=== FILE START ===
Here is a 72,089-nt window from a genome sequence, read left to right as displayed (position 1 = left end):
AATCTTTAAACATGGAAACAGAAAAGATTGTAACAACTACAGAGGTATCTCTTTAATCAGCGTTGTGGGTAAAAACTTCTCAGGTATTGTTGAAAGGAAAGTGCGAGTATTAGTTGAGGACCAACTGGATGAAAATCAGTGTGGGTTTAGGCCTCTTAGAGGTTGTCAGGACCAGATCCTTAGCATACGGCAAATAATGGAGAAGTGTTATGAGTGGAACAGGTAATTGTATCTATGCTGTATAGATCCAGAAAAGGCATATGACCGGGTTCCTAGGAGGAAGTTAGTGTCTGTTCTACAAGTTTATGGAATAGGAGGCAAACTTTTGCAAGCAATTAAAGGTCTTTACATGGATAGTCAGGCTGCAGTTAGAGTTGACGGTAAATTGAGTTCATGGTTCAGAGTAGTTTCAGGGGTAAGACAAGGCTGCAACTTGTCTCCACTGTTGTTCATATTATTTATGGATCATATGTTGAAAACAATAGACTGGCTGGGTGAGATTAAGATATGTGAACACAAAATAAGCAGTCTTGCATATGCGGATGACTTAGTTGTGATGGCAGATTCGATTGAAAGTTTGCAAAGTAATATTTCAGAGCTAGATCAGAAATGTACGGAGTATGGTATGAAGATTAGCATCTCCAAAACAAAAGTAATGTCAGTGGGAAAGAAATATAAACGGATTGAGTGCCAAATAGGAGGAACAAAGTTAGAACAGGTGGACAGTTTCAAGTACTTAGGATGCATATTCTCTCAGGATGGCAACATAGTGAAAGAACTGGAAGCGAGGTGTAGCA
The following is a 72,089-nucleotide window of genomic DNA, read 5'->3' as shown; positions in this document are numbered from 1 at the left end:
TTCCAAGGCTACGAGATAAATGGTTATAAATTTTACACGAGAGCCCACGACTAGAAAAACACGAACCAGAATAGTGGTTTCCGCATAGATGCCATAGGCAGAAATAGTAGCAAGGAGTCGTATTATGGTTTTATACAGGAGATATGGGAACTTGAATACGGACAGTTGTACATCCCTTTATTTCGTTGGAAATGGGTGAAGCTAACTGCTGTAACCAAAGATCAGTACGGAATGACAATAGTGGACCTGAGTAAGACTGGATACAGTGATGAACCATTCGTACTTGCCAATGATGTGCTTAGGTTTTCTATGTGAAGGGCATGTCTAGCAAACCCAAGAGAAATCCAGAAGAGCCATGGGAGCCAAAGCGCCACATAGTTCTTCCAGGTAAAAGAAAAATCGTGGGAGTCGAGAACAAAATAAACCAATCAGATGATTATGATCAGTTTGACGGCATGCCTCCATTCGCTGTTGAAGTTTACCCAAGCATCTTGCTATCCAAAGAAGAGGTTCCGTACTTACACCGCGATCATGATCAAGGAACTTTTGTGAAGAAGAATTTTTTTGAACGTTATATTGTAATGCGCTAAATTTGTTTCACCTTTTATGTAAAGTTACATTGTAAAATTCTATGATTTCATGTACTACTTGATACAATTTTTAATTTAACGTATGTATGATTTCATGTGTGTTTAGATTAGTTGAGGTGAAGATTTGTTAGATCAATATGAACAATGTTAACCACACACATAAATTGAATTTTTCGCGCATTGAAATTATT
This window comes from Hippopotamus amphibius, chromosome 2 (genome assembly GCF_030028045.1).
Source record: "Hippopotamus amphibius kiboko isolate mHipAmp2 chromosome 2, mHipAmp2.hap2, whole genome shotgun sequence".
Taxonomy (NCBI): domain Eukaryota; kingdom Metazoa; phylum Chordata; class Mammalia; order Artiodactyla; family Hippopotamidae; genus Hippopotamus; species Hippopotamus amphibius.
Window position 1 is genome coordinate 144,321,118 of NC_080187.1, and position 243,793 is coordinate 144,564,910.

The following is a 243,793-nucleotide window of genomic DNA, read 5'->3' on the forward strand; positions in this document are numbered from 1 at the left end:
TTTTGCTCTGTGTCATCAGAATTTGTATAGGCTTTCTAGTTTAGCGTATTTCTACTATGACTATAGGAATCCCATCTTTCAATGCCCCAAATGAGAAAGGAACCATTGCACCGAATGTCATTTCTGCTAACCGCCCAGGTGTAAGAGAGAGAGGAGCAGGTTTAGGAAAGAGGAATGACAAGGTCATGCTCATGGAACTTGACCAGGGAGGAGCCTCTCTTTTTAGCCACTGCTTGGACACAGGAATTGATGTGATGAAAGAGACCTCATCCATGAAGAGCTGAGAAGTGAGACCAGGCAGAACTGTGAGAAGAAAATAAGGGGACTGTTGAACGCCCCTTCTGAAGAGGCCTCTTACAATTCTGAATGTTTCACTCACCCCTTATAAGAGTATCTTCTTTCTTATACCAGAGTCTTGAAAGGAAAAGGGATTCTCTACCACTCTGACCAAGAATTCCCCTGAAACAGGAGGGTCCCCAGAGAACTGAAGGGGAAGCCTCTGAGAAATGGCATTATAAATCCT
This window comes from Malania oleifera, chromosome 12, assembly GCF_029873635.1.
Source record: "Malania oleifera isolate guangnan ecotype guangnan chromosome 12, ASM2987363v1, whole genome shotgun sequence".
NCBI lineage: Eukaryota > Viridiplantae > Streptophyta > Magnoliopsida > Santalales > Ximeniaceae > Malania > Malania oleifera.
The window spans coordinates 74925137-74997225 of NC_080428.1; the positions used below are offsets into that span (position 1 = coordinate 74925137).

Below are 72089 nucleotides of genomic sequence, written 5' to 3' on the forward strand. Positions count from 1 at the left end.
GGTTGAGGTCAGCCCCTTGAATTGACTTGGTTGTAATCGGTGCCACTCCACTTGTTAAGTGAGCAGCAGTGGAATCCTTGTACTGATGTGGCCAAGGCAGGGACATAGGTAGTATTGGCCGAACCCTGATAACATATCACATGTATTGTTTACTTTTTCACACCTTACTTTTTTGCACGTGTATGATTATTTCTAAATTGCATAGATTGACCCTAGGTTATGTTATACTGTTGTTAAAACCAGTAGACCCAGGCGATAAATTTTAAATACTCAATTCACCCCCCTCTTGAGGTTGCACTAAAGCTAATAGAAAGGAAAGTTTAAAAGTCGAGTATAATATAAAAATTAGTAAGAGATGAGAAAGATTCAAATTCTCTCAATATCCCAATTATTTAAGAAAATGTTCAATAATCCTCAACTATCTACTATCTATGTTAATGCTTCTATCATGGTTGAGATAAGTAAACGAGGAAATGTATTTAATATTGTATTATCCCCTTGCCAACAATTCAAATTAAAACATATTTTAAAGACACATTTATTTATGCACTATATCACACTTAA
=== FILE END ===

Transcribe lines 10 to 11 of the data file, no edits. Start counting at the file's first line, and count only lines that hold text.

TTTTGCTCTGTGTCATCAGAATTTGTATAGGCTTTCTAGTTTAGCGTATTTCTACTATGACTATAGGAATCCCATCTTTCAATGCCCCAAATGAGAAAGGAACCATTGCACCGAATGTCATTTCTGCTAACCGCCCAGGTGTAAGAGAGAGAGGAGCAGGTTTAGGAAAGAGGAATGACAAGGTCATGCTCATGGAACTTGACCAGGGAGGAGCCTCTCTTTTTAGCCACTGCTTGGACACAGGAATTGATGTGATGAAAGAGACCTCATCCATGAAGAGCTGAGAAGTGAGACCAGGCAGAACTGTGAGAAGAAAATAAGGGGACTGTTGAACGCCCCTTCTGAAGAGGCCTCTTACAATTCTGAATGTTTCACTCACCCCTTATAAGAGTATCTTCTTTCTTATACCAGAGTCTTGAAAGGAAAAGGGATTCTCTACCACTCTGACCAAGAATTCCCCTGAAACAGGAGGGTCCCCAGAGAACTGAAGGGGAAGCCTCTGAGAAATGGCATTATAAATCCT
This window comes from Malania oleifera, chromosome 12, assembly GCF_029873635.1.